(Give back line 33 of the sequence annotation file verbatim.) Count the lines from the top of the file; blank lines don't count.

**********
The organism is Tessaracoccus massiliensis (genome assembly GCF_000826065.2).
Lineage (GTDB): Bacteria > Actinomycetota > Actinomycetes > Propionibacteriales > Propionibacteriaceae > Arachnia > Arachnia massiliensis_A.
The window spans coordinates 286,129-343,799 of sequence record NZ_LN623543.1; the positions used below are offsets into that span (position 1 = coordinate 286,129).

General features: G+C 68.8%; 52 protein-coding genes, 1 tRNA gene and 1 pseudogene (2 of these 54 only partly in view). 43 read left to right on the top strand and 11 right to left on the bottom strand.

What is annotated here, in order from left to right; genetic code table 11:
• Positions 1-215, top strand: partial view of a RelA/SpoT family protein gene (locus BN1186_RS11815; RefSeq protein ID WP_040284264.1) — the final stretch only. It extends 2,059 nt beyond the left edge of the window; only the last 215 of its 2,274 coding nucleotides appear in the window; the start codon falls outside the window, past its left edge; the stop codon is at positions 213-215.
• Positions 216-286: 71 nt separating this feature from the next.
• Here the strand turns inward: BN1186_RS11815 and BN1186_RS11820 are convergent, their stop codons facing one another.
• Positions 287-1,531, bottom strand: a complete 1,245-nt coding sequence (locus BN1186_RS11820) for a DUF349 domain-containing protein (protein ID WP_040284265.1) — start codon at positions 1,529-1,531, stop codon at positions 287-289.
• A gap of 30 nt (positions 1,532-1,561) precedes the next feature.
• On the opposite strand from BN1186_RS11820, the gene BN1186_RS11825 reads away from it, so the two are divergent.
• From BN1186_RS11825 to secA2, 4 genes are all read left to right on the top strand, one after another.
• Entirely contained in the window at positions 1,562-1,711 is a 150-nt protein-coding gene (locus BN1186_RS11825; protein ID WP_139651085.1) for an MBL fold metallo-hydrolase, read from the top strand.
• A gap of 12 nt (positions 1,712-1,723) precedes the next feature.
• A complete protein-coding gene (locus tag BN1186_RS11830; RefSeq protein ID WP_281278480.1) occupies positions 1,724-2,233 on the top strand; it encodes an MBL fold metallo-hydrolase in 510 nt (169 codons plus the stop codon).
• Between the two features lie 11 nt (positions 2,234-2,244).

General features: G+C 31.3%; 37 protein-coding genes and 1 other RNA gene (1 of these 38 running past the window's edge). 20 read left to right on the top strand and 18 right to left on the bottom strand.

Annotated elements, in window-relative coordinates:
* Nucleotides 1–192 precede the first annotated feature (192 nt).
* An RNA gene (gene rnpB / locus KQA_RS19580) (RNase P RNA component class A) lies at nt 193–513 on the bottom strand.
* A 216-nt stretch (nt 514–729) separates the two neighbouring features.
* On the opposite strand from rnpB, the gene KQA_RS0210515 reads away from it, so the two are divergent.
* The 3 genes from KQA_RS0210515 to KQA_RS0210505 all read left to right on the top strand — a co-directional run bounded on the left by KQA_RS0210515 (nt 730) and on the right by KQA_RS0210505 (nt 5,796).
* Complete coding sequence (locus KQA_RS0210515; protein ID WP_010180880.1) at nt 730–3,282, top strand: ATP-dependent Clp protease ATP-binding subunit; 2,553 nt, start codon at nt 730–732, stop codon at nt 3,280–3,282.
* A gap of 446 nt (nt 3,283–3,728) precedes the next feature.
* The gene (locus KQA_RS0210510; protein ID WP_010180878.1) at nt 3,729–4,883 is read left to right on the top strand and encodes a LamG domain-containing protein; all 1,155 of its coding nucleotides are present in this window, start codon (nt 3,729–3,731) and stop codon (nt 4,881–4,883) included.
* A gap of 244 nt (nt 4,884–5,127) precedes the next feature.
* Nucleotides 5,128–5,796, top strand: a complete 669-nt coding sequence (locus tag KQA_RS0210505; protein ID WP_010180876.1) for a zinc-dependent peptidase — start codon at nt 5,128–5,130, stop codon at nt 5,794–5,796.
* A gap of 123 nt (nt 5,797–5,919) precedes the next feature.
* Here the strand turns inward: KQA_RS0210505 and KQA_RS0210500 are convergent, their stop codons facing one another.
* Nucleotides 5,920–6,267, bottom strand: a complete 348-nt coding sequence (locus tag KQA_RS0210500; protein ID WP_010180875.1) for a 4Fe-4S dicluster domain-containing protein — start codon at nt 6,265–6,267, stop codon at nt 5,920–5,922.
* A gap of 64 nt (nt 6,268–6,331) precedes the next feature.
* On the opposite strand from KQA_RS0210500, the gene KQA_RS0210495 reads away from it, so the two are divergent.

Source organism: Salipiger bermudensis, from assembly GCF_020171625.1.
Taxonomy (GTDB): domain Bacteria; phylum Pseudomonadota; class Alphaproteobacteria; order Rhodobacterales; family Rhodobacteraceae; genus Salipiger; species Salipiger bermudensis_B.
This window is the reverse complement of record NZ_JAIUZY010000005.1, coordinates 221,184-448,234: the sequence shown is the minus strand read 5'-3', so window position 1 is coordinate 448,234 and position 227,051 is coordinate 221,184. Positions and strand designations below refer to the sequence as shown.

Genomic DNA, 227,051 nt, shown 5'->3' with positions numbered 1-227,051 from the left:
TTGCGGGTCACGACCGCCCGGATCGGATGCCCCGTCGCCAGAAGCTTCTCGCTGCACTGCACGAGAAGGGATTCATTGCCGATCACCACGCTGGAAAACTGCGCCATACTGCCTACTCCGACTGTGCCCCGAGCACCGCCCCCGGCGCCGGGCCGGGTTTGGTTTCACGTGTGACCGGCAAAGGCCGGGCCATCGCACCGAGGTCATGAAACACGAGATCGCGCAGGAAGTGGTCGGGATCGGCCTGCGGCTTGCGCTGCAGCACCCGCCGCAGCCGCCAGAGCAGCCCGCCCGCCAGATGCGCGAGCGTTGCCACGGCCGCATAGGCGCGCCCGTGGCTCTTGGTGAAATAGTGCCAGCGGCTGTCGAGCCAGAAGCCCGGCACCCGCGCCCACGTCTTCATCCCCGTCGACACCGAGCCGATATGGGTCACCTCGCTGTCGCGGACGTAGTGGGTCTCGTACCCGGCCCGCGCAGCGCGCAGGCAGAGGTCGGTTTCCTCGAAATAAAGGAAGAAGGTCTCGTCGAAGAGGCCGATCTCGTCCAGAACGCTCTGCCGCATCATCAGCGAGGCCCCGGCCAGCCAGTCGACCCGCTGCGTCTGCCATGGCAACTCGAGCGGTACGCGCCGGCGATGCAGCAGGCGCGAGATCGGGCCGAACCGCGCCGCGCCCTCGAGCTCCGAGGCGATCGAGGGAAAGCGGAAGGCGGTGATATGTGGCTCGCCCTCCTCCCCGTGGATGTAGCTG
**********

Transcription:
* On the opposite strand from KQA_RS0210500, the gene KQA_RS0210495 reads away from it, so the two are divergent.